To win at this highly addictive game, you have to share lots of useful information; your reward is measured in terms of reputation. In this environment, the Google Search Appliance becomes dramatically more relevant. If you invite Google behind your firewall today and point it at your intranet, the results are not likely to be very exciting -- the content tends to be static and not densely interlinked.
That could change dramatically as "k-logging" -- the enterprise flavour of blogging -- catches on. Google Search Appliance's value is proportional to the amount, quality, and interconnectivity of the content it can see, and so is the value of the k-logging software that produces that content. Put these together (something Google could do thanks to the acquisition of Pyra) and you can, in theory, give people incentive to share information and empower and reward them for doing so, thereby addressing a concern that previously kept KM from its full potential.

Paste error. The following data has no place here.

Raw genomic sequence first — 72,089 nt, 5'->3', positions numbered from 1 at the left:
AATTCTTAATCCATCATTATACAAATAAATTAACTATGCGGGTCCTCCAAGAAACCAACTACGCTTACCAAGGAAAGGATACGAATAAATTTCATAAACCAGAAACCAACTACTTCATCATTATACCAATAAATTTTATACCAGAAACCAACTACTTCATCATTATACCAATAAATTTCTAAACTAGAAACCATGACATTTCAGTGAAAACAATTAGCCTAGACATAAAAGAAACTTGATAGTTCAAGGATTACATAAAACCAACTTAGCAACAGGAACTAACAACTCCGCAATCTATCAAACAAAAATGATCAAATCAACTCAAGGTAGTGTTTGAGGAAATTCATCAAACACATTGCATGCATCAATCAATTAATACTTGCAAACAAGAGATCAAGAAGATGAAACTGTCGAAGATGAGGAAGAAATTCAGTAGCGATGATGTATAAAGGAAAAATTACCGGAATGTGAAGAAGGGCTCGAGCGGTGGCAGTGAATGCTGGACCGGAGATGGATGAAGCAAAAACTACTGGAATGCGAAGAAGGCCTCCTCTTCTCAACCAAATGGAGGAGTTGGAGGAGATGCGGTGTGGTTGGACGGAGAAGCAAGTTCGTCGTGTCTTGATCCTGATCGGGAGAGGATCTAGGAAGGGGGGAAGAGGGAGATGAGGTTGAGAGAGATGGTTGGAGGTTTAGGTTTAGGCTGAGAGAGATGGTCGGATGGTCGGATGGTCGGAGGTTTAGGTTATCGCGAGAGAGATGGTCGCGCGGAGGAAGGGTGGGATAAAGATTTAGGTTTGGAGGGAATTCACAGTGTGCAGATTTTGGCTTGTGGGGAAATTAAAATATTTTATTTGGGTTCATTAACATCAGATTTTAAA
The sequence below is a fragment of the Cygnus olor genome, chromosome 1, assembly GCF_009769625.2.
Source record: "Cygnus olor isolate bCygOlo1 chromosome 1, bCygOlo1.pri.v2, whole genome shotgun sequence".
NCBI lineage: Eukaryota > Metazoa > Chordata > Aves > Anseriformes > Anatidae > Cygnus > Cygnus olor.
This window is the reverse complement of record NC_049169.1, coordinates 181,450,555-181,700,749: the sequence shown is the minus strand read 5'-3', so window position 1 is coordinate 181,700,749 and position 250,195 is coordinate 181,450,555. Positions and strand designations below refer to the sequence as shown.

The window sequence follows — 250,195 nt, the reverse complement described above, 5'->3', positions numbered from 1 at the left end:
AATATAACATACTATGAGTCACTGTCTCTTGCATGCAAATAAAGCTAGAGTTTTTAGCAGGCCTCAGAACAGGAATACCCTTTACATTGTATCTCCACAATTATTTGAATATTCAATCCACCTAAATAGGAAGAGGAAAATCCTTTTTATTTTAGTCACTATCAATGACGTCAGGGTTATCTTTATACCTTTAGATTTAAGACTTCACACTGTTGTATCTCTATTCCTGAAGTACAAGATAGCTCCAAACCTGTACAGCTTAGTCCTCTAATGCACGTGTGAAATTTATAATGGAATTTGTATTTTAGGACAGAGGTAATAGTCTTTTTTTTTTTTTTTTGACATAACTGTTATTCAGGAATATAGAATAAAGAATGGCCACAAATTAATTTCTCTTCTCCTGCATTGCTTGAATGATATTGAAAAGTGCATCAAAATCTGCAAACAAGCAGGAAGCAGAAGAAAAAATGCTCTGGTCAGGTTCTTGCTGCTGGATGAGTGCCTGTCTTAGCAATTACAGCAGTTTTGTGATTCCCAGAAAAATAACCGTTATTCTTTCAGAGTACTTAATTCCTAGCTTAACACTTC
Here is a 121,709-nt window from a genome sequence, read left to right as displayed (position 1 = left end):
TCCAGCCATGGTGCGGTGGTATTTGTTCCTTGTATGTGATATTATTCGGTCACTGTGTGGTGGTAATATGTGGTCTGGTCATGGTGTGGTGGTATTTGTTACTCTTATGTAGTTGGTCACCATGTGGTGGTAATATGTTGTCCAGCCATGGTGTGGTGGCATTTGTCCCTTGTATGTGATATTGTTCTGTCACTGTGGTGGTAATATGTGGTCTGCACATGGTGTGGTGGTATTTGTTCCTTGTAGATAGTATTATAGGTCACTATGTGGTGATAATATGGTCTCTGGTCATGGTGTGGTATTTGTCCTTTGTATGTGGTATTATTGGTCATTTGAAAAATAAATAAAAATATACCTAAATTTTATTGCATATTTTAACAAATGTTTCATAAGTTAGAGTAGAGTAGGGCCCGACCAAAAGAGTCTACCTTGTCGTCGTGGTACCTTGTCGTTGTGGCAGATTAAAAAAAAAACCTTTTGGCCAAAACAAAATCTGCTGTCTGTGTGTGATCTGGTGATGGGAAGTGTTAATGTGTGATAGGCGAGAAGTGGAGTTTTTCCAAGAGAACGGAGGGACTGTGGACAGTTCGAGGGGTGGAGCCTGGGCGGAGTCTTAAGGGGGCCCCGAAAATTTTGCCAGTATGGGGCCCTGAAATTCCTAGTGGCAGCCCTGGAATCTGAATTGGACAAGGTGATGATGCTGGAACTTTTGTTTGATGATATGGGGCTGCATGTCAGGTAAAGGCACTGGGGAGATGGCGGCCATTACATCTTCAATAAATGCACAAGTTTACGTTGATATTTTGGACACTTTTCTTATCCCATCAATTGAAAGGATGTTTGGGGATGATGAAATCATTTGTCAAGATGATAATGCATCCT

Google has announced no such strategy, however, and it's far from certain that the reputation-based knowledge economy sustained by Google and Weblogs can scale down to the enterprise. It sounds odd to say that, mostly because we often talk about scaling up enterprise apps, but the Google/Weblog phenomenon, like Usenet before it, is a game played on a world stage. For even the largest enterprises, it will be hard to get k-logging to reach critical mass. Complementary techniques will be required, and a variety of these are appearing on the market.
What k-loggers do, fundamentally, is narrate the work they do. In an ideal world, everyone does this all the time. The narrative is as useful to the author, who gains clarity through the effort of articulation, as it is to the reader. But in the real-world enterprise, most people don't tend to write these narratives naturally, and the audience is not large enough to inspire them to do it.